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Operative Dentistry - Best Practices

Tooth Whitening

(last modified 31JUL2014)

Background

  • Over the past two decades, tooth whitening has become one of the most popular esthetic treatment and is defined as a treatment involving an oxidative chemical, that alters the light absorbing and/or light reflecting nature of a material, thereby increasing its value.1
  • In general, most dentist-prescribed at-home and in-office whitening techniques have been shown to be effective.  However, results may vary depending on type of stain, age of patient, concentrations of the active agent, and treatment time and frequency.1

Indications and Precautions

  • Pt dissatisfaction with tooth color; pre-restorative whitening: single tooth discoloration
  • Avoid whitening if pregnant and avoid smoking, coffee, tea, staining foods/beverages.
  • Restorations don’t whiten: Inform patient of replacement needs and additional costs
  • Wait 2 weeks after whitening before restoring-color stability and bond strength recovery

Tooth Sensitivity

  • Sensitivity commonly presents itself as generalized sensitivity to cold stimuli, but often also occurs as a spontaneous sharp shooting pain or “zinger” limited to one or few teeth.2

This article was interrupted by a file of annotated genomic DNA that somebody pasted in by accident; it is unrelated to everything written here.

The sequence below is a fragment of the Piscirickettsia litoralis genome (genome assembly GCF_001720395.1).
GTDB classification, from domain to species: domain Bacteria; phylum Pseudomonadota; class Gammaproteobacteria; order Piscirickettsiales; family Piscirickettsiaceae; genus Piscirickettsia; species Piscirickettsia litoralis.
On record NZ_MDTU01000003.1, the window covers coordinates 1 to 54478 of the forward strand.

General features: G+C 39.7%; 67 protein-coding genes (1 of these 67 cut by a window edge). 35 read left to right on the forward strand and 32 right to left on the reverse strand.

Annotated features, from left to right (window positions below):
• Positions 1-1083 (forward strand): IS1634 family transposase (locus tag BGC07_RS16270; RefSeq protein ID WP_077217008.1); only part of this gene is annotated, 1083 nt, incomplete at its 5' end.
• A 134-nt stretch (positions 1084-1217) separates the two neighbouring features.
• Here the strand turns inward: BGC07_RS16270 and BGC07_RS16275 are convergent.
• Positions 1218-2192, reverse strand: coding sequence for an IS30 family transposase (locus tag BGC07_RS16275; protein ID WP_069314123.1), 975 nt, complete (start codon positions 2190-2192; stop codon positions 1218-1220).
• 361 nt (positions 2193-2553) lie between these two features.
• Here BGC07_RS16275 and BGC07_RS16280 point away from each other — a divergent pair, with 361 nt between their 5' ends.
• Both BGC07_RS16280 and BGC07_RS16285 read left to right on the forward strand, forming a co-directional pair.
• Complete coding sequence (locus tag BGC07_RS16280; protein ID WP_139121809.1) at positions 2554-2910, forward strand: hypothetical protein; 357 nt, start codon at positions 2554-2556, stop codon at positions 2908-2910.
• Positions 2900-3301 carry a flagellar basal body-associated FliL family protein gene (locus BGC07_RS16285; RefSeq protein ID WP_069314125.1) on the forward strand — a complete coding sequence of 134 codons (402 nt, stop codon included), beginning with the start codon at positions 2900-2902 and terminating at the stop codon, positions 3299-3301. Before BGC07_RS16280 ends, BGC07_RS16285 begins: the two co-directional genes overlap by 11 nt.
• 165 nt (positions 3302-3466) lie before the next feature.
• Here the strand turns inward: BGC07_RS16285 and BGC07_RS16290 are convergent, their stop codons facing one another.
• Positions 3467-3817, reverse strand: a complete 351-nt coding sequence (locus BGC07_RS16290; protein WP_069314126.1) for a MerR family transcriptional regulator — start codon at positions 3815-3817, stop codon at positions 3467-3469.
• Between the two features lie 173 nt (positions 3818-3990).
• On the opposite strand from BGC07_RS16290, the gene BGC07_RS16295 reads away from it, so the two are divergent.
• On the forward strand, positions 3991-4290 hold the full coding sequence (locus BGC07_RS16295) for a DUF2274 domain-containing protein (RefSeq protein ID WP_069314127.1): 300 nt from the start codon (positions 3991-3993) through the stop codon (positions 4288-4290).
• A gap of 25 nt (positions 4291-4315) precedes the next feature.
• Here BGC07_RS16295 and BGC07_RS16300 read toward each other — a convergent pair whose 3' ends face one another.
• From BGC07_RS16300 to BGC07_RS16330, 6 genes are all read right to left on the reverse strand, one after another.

• Recommend to reduce tx time or to increase tx interval for patients with mild sensitivity.
  • Prescribe UltraEZ/Relief ACP/Prevident 5000 Sensitive for moderate to severe sensitivity.

Type of Whitening Treatment

  • The type of whitening performed depends mainly on patient’s preference and severity/type of tooth discoloration.
  • At-home whitening is recommended for patients with good compliance, whereas in-office whitening is suggested for patients desiring faster results without the need to wear trays.
  • The efficacy of light activation for in-office whitening is still controversial and we leave the decision for use to the practicing clinician.

Appointment Sequence for At-Home Whitening (D9975)

  • Initial examination visit: Diagnosis, consultation, shade taking, photos, impressions
  • Delivery visit: Try-in trays, give 3 boxes Opalescence PF 10%; tray container; instruction sheet-explain options of night-time (6-8 hrs) and day-time wear (2 hrs) of tray.   
  • Monitor every 2 wks, depending on severity and patient compliance, whitening may take 2-6 weeks.  Tetracycline stains may need an extended period for up to 6 months.

Appointment Sequence for In-Office Whitening (D9972)

  • Initial examination visit: Diagnosis, consultation, shade taking, photos, impressions
  • In-office whitening visit: Perform procedure according to manufacturer’s directions. Opalescence Boost 40% HP without LA/Philips Zoom White Speed 25% HP with LA.
  • In-office session may have to be repeated two more times or followed up with at-home whitening.

Appointment Sequence for Internal Whitening (D9974)

  • Initial examination visit: Diagnosis, consultation, shade taking, photos
  • Internal whitening visit: Evaluate existing root canal filling; isolate tooth; place a barrier; mix sodium perborate with water; place mix into chamber; temporize; check occlusion.
  • Whitening material may need to be replenished 3-5 more times at a 1-wk interval.

References

  1. American Dental Association Council on Scientific Affairs. Tooth Whitening/Bleaching: Treatment Considerations for Dentists and Their Patients. Chicago: ADA, 2009.
  2. Haywood VB. Treating tooth sensitivity during whitening. Compend Contin Educ Dent. 2005;26(supp 3):11-20.